Coral Sinclair is a beautiful but naïve twenty-five-year-old photographer who has just lost her father. She's leaving the life she's known and traveling to Kenya to take ownership of her inheritance – the plantation that was her childhood home – Mpingo. On the voyage from England, Coral meets an enigmatic stranger to whom she has a mystifying attraction. She sees him again days later on the beach near Mpingo, but Coral's childhood nanny tells her the man is not to be trusted. It is rumored that Rafe de Monfort, owner of a neighboring plantation and a nightclub, is a notorious womanizer having an affair with her stepmother, which may have contributed to her father's death.
Circumstance confirms Coral's worst suspicions, but when Rafe's life is in danger she is driven to make peace. A tentative romance blossoms amidst a meddling ex-fiancé, a jealous stepmother, a car accident, and the dangerous wilderness of Africa. Is Rafe just toying with a young woman's affections? Is the notorious womanizer only after Coral's inheritance? Or does Rafe's troubled past color his every move, making him more vulnerable than Coral could ever imagine?
The overture was dramatic, evoking the crack of thunder and torrential rain; stage lighting gradually turned from red to gold, conjuring the breaking of daylight. Two sculptural figures became outlined against flashes of lightning: a man and a woman, naked except for a most exiguous loincloth, like the first humans at the dawn of time — alive but not yet awake.
The music built to a crescendo together with the humming of the chorus, and the dance opened. As the sun began to rise, the man reached out to the woman, and they clasped hands. He cradled her, and languidly they lifted themselves up to their feet, their bodies brushing, their eyes lost in each other’s. Sensuously, deliberately, they danced, moving as though they were one, their body language smooth as their limbs carefully unfolded. They twirled and rocked, intertwined and separated, nearly leaning onto one another but barely touching, their movements sometimes tender, sometimes almost violent. The man’s erotic movements against his partner were at first tentatively inviting, then inciting, before becoming more and more demanding and forceful. The woman was hesitant and shy to start off with, then increasingly yielding as his caresses seemed to excite her. As she watched, Coral felt contrasting emotions ignite in her as the furious energy of the dance alternated with sudden scenes of silence.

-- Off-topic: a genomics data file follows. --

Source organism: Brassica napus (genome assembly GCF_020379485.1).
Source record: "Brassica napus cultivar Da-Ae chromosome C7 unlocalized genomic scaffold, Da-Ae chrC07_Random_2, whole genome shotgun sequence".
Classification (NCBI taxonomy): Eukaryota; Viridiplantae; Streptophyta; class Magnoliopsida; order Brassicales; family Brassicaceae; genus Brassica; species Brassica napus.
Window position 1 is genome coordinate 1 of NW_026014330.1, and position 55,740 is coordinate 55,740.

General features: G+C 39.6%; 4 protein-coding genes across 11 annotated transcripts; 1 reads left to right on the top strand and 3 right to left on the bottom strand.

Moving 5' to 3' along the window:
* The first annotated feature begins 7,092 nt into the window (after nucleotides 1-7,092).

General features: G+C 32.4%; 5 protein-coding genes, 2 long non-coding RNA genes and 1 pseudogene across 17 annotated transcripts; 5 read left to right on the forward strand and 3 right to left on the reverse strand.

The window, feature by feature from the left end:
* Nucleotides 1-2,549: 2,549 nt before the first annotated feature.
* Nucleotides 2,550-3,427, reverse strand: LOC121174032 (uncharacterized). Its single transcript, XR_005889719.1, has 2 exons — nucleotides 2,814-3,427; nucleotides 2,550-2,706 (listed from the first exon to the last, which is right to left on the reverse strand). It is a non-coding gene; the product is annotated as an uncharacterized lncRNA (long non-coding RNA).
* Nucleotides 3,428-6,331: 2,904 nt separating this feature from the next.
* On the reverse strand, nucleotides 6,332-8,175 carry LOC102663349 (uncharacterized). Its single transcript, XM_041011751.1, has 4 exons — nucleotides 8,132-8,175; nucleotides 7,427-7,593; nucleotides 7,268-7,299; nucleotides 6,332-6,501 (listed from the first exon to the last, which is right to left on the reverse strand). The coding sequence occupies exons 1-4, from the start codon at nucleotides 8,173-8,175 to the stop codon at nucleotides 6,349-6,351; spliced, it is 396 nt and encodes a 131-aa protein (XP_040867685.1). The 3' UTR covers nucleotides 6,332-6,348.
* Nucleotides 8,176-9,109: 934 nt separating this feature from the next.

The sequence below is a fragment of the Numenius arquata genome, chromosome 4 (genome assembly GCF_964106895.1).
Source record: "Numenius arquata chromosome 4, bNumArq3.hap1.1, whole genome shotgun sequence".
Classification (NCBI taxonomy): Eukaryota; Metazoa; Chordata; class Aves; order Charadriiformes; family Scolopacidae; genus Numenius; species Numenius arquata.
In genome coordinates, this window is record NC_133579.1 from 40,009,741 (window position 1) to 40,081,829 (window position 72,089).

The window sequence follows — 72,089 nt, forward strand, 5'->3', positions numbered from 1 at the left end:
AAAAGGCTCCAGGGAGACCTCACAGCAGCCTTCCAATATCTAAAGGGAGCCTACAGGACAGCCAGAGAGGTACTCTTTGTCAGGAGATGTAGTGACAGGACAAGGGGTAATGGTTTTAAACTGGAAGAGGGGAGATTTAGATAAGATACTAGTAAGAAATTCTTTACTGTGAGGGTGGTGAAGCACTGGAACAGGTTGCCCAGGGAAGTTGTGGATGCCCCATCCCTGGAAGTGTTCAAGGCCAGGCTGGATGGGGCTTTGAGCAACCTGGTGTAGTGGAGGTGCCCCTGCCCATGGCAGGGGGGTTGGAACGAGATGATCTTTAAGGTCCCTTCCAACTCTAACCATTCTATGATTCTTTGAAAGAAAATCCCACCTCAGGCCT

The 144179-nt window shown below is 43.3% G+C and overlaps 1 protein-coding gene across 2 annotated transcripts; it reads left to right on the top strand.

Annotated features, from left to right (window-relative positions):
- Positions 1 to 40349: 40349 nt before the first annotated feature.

Finally, clasped together, making full contact for the first time, the couple swayed and spun around the stage in a flowing wave motion to the provocative rhythm of the music. As the frenzy reached its paroxysm, the orchestra’s fury intensified and stopped. Moments passed while the dancers held tight to each other, as though their bodies were melting together. The expression on their features as they lifted their faces to the sky was one of unimaginable joy. The show had come to an end. The dancers, still panting, their bodies glistening with sweat, took their final bow from an audience who were stamping, shouting, and throwing flowers at them in appreciation of such masterful art.
As the lights came on, Coral was still feeling goose bumps rise on her skin. It had been a captivating story of man and woman — the eternal combat between the two sexes — an unflinching tale of lust and love vibrating with uninhibited passion and primitive eroticism.
With talent and finesse, the dancers had transformed what could have been sleazy into a masterpiece of art and sensuality.
Coral had thoroughly enjoyed herself and been deeply moved. She turned to Rafe. His eyes, watching her, were more intense and compelling than ever. During the show, she had felt his stare fixed on her, but she had guessed what he was thinking and had deliberately kept her own attention focused on the stage. Why had he asked her to this show? Was it just because he sincerely thought she would appreciate the magic and the beauty of such a chef d’oeuvre? Or was there an ulterior motive behind his invitation?
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Hannah Fielding is a novelist, a dreamer, a traveler, a mother, a wife and an incurable romantic. The seeds for her writing career were sown in early childhood, spent in Egypt, when she came to an agreement with her governess Zula: for each fairy story Zula told, Hannah would invent and relate one of her own. Years later – following a degree in French literature, several years of travelling in Europe, falling in love with an Englishman, the arrival of two beautiful children and a career in property development – Hannah decided after so many years of yearning to write that the time was now. Today, she lives the dream: she writes full time, splitting her time between her homes in Kent, England, and the South of France, where she dreams up romances overlooking breathtaking views of the Mediterranean.